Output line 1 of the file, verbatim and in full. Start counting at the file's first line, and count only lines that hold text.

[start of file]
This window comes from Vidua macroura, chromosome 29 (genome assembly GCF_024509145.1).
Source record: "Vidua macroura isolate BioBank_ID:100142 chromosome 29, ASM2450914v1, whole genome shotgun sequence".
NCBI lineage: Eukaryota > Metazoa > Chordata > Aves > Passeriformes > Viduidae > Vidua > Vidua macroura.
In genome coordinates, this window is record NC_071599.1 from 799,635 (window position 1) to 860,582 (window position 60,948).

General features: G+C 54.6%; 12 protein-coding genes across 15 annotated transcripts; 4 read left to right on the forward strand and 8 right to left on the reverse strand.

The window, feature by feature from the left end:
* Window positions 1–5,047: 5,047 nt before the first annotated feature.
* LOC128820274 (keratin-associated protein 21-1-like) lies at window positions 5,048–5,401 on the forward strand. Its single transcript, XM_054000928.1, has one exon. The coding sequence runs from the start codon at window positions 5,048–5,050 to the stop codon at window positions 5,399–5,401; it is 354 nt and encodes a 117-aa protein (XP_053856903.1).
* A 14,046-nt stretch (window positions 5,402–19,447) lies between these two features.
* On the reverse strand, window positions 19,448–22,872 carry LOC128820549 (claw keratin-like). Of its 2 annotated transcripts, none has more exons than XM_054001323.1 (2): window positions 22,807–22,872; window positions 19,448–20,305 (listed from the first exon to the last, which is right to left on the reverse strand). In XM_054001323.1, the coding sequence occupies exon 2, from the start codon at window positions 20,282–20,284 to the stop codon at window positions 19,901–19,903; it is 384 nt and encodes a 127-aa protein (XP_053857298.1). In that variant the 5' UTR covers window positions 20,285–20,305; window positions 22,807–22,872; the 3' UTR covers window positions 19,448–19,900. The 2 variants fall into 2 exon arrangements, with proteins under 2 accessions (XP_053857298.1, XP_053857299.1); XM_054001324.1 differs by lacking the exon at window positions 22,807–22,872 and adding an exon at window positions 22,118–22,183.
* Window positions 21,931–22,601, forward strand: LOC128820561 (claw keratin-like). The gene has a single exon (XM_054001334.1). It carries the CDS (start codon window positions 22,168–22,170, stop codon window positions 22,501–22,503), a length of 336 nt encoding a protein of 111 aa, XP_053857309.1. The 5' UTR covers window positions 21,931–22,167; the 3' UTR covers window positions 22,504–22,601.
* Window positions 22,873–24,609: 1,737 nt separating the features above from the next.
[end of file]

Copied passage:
This window comes from Vidua macroura, chromosome 29 (genome assembly GCF_024509145.1).